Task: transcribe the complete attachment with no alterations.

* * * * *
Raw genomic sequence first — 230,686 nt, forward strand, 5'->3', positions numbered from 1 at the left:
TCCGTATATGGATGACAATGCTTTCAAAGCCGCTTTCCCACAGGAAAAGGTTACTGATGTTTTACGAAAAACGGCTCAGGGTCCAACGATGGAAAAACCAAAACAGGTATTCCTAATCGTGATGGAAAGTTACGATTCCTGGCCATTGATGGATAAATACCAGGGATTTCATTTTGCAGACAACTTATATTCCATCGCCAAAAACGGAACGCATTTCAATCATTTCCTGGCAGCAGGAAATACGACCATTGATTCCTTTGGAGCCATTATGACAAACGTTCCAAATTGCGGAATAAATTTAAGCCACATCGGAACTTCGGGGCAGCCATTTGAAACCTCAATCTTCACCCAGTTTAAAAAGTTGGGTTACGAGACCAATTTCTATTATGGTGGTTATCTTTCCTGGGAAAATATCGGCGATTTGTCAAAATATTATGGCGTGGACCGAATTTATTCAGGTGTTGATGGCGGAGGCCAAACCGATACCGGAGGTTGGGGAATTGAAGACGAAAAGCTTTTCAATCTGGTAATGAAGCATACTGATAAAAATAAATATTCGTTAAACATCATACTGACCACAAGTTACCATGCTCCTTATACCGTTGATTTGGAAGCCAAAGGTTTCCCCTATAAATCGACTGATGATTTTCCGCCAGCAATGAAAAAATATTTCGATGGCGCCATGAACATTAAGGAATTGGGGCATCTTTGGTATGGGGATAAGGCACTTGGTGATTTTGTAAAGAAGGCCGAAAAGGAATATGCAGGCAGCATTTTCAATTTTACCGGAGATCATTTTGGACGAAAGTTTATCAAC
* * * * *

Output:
Raw genomic sequence first — 230,686 nt, forward strand, 5'->3', positions numbered from 1 at the left:
TCCGTATATGGATGACAATGCTTTCAAAGCCGCTTTCCCACAGGAAAAGGTTACTGATGTTTTACGAAAAACGGCTCAGGGTCCAACGATGGAAAAACCAAAACAGGTATTCCTAATCGTGATGGAAAGTTACGATTCCTGGCCATTGATGGATAAATACCAGGGATTTCATTTTGCAGACAACTTATATTCCATCGCCAAAAACGGAACGCATTTCAATCATTTCCTGGCAGCAGGAAATACGACCATTGATTCCTTTGGAGCCATTATGACAAACGTTCCAAATTGCGGAATAAATTTAAGCCACATCGGAACTTCGGGGCAGCCATTTGAAACCTCAATCTTCACCCAGTTTAAAAAGTTGGGTTACGAGACCAATTTCTATTATGGTGGTTATCTTTCCTGGGAAAATATCGGCGATTTGTCAAAATATTATGGCGTGGACCGAATTTATTCAGGTGTTGATGGCGGAGGCCAAACCGATACCGGAGGTTGGGGAATTGAAGACGAAAAGCTTTTCAATCTGGTAATGAAGCATACTGATAAAAATAAATATTCGTTAAACATCATACTGACCACAAGTTACCATGCTCCTTATACCGTTGATTTGGAAGCCAAAGGTTTCCCCTATAAATCGACTGATGATTTTCCGCCAGCAATGAAAAAATATTTCGATGGCGCCATGAACATTAAGGAATTGGGGCATCTTTGGTATGGGGATAAGGCACTTGGTGATTTTGTAAAGAAGGCCGAAAAGGAATATGCAGGCAGCATTTTCAATTTTACCGGAGATCATTTTGGACGAAAGTTTATCAAC